Cabinet papers reveal Australia was on path to war in Iraq in 1998
20 Jan 2020|

Australia invites itself to America’s wars—Korea, Vietnam, Afghanistan and Iraq. A singular purpose runs through them all: the US alliance.

Australia invites itself so it can pay its alliance dues. It’s the insurance model Prime Minister Robert Menzies explicitly invoked in going into Vietnam. Paying the alliance insurance premium explains much about Australia’s long war in Afghanistan and our role in the Iraq blunder-cum-nightmare.

The self-invitation process can be swift and built on high emotion, as it was when South Korea was invaded (Australia’s quick response helped clinch the ANZUS alliance) and in Afghanistan after the 9/11 attacks.

The 1991 Gulf War sits close to this category, but doesn’t fit my ‘America’s wars’ typology. The key motive for Australia’s involvement was to support the UN and international law by overturning the Kuwait invasion. With the US alliance as a secondary driver in 1991, Australia’s contribution was primarily naval; no boots on the sand and no Australians in combat.

Other times, as in Vietnam and Iraq, a step-by-step journey builds slowly until it culminates in Australia’s commitment to the conflict. This is not sleep-walking to war. Many debates and decisions are involved. But a sense of narrowing options, even inevitability, can grip Canberra. A literary version of how this feels is offered by Ernest Hemingway:

How did you go bankrupt?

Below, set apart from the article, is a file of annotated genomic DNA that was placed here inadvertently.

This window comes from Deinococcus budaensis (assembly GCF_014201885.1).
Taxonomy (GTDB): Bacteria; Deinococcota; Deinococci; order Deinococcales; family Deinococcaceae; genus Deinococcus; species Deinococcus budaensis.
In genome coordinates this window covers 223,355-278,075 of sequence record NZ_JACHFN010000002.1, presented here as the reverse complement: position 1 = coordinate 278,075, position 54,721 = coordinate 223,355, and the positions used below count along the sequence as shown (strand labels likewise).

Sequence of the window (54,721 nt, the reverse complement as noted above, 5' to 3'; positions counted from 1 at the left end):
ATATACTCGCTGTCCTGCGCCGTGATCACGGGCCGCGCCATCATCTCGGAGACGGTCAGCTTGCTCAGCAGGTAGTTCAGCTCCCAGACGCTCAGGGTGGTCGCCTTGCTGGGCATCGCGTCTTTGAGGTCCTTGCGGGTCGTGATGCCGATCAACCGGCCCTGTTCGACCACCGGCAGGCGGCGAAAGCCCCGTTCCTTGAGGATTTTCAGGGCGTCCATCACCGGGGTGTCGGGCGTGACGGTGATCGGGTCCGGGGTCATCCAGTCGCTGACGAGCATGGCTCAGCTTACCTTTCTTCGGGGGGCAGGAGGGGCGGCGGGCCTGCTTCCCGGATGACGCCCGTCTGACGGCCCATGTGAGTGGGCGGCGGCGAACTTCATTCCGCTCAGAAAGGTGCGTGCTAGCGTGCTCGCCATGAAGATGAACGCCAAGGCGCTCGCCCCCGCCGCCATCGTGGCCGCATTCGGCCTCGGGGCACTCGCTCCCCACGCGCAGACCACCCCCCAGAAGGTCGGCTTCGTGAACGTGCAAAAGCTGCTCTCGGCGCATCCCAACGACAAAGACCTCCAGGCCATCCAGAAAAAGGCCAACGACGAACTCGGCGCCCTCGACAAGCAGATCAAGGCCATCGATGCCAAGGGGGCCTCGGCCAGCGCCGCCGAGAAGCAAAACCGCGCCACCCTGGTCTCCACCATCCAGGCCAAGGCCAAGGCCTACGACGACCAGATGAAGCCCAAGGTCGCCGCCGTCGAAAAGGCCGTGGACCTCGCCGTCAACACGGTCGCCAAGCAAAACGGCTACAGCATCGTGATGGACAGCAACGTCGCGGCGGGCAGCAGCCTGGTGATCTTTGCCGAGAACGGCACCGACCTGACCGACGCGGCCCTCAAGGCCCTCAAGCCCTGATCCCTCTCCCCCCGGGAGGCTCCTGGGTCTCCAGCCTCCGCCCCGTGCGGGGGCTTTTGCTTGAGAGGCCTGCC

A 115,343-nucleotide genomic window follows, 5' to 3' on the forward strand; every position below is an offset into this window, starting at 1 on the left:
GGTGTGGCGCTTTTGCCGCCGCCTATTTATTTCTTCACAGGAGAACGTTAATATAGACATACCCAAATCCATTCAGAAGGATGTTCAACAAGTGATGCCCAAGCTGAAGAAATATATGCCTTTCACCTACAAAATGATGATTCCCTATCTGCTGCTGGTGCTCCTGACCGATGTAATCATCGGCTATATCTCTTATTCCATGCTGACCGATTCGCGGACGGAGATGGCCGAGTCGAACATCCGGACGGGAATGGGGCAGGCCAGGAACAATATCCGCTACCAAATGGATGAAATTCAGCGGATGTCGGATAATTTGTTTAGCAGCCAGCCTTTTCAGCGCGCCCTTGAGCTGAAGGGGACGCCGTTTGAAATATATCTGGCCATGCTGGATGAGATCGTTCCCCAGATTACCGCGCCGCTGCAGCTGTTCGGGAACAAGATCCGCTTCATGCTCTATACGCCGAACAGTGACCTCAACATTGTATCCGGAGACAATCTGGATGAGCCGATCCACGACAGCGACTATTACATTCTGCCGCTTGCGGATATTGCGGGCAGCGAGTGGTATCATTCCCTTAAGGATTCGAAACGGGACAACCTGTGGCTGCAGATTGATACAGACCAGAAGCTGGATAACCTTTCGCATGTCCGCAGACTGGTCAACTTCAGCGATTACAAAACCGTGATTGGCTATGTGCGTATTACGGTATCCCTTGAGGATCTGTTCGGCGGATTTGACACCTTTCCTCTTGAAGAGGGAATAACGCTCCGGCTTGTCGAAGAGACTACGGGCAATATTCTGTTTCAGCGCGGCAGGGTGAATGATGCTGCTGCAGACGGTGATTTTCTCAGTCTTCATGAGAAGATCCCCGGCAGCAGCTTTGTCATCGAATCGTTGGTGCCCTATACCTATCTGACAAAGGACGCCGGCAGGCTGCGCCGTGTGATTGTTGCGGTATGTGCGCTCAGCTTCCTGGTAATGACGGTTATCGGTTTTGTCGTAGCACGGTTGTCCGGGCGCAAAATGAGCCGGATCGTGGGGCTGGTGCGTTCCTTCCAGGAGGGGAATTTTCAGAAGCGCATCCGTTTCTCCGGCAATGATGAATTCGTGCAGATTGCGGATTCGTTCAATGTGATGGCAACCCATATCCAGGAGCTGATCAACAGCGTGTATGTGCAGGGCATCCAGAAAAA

Two ways. Gradually, then suddenly.

A key starting point for the self-invitation to the Iraq war in 2003 is detailed in the Howard government cabinet records for 1998 and 1999, just released by the National Archives of Australia.

More than five years before the Iraq war, Australia lined up and signed on. And in an important contrast with Vietnam, in Iraq we integrated ourselves into US military planning.

At the start of 1998, Baghdad suspended cooperation with the UN weapons inspection regime on Iraq’s biological, chemical and missile capabilities. The US and Britain threatened Iraq with military retaliation and began to build up forces in the Persian Gulf.

Early in February 1998, Howard briefed cabinet on his discussions with US President Bill Clinton and the prime ministers of Canada and New Zealand on Iraq and on ‘recent decisions’ taken by cabinet’s National Security Committee.

Cabinet affirmed the committee’s decision to ‘offer military support to the United States’ coalition’—special forces personnel, two air-to-air refuelling aircraft, and medical and intelligence specialists. Cabinet granted the committee ‘authority to agree to support of a similar magnitude … if the support proposed cannot be incorporated into US plans’.

On 20 February 1998, cabinet approved two sets of rules of engagement, ‘a defensive ROE applying during peacetime and the second, if necessary, an operational ROE for use during conflict’. Both sets of rules provided for integration into a coalition force, with the operational ROE placing the Australian Defence Force under the ‘direction of the coalition force commander, with ADF elements to remain under national command’.